and they all look like the ones exposed on your site. In headrests there must be a net difference in
patina between the part where the head rests and the base from where the owner holds it from to
transport it.

On December 15th I posted a message to several African Art Discussion Groups inviting people from them, along with people who visited my website, to
take part in an interactive sort of exercise on this headrest and another one on my website. I simply asked people if they thought the headrests were
authentic and to post comments as to why they thought they way they did. The purpose of this exercise is to show people how others look at the same type
of object and see what other people's thoughts are.

The choices for authenticity were - Authentic, Made to look old, and Unsure/Not enough data
Then I asked people to comment as to why they felt the way they did, the comments were anonymous unless people wished to sign their name to them.
I do this to encourage more people to participate since no one will be able to judge them for their thoughts. I think that lots of people have thoughts about
things, but are unwilling to voice them in a public fashion with their name attached to their comments.

The purpose of this exercise was to show people how other people look at the same object and it's perceived authenticity, and to show them what other
people thought about the object. When I go to Tribal Art Fairs I enjoy walking around with people and looking at different objects and having the ability to
share thoughts with each other about the objects. Sometimes you can learn from this and it's something I enjoy. Doing this sort of exercise on my website
is the next best thing to walking around with someone and looking at the objects in person.

There is one big drawback to this exercise, you don't get to look at the object in person.

You don't get to hold it, smell it, feel the weight of it and you don't really get a good look at it like you would at a Tribal Art Fair or gallery. So many times
though, people have to use the Internet to be able to have other people look at their objects from photographs to make judgements on them. Sometimes it
is easy to tell if an object is made specifically for the collecting market from a photograph, but to make a definitive determination about the authenticity of
an object from a photograph, at least in my opinion, is very challenging because you really need to have the object in your hand and get to smell it, feel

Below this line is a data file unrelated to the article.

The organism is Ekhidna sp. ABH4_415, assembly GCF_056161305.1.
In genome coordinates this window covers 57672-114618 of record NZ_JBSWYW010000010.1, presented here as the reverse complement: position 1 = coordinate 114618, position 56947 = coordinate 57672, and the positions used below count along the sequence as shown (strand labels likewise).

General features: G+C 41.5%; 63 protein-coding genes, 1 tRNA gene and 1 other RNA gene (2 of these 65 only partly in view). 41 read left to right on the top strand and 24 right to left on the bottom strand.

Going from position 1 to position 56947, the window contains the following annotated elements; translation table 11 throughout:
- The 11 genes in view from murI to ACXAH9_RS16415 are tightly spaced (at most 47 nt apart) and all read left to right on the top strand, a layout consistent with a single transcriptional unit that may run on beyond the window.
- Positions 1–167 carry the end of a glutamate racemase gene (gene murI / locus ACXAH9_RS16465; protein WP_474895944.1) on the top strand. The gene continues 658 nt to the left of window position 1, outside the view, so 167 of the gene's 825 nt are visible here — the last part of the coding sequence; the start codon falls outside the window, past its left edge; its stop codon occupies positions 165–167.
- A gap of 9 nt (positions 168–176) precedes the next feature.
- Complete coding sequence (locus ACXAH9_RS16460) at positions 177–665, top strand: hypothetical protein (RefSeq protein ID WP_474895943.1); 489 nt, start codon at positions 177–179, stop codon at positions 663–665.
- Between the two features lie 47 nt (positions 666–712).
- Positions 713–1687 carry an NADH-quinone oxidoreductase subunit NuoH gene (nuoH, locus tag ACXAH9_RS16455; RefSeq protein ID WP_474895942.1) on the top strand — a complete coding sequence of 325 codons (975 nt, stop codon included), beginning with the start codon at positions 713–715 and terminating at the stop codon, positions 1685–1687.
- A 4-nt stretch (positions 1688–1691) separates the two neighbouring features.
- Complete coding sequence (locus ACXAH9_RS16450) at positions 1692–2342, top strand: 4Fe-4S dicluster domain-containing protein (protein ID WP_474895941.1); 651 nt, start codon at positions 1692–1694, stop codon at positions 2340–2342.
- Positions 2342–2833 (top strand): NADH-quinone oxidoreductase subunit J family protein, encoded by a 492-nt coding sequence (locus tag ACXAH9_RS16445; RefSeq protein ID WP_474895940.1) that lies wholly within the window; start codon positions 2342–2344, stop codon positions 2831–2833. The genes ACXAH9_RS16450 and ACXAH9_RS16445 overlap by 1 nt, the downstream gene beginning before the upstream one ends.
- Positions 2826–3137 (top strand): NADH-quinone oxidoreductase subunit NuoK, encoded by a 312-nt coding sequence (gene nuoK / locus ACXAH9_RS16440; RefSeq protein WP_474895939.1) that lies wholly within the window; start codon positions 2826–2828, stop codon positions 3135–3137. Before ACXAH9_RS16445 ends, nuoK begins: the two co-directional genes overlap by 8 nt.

the weight of it and get a really close look at different areas of the object to made a good determination on authenticity.

Of course, if you collect objects that have not had tribal use and are objects that are representations of traditional objects (some refer to these as copies,
and depending on how they are represented, they could be called fakes) then authenticity will not matter to you and the important thing will be the quality
of the carving and how well the piece reflects the styles of known traditional and authentic examples. I collect authentic objects every chance I get, but I
also have no problems collecting nice representations of traditional objects as well.

Take for instance Tellem headrests, which happens to be the topic of this exercise. I am by no means an expert on the Tellem, I've only done some
reading, but from what I have read the "the Tellem inhabited the Bandiagara escarpment from the 11th to the 15th centuries, prior to the arrival of the
Dogon. They interred their dead in the grottoes, as do the Dogon today, with abundant funerary materials including textiles, votive neck supports made of
wood and iron, ceramic materials and wooden figurines. The grottoes have been systematically looted and their contents illegally exported leading to
unbridled depredation of the region. Pillage has left few archaeological sites intact resulting in the loss to science and history of an incalculable amount of
information." ( source ) I'm not really sure what happened to the Tellem people, everything I have read just states that they mysteriously disappeared. The
point is that this is a culture that pre-dated the Dogon, the Tellem is a culture that no longer inhabits the area, a culture that one could assume no longer
made objects sometime after the 16th Century. This culture may have migrated to other parts of Africa? This culture may have disseminated and become
part of other cultures along their migration paths. (I am assuming here, if anyone knows what happened to them I'd love to know). The thing is that objects
that were produced by the Tellem culture were only found in the burial caves that, to the best of my knowledge, weren't excavated and researched until the
20th Century, I don't know when the looting of these caves started.

"The rugged Bandiagara Cliffs where the animist Dogon tribe bury their dead in caves, also has been hammered by collectors. Virtually every one of the
tribe's old, ornately carved granary doors has been bought up and carted away to African art galleries in Europe and the United States. Local elders have
resorted to defacing what few original carvings remain in their villages to keep them from being stolen. Meanwhile, even more ancient art in the Dogon
area--headrests and statuettes left in high, inaccessible caves by the Tellem, a people who vanished mysteriously in the 16th Century-- are being mined
for money. Dogon youths hang from ropes to plunder the artifacts. "Little by little, it is all being taken away," said Mombalon dit Gol-fils Dolo, a Dogon
tourist guide. "It is not our fault. We are poor. Our millet harvest failed this year." Indeed, aware of the irresistible lure of outsiders offering pocketfuls of
cash in exchange for its dwindling art treasures, the Malian government has launched a unique education campaign to encourage villagers to protect their
past. President Alpha Oumar Konare, a trained archaeologist, has ordered that cultural missions be established in all of Mali's smaller towns to promote a
sense of pride and ownership in the country's artifacts." ( source )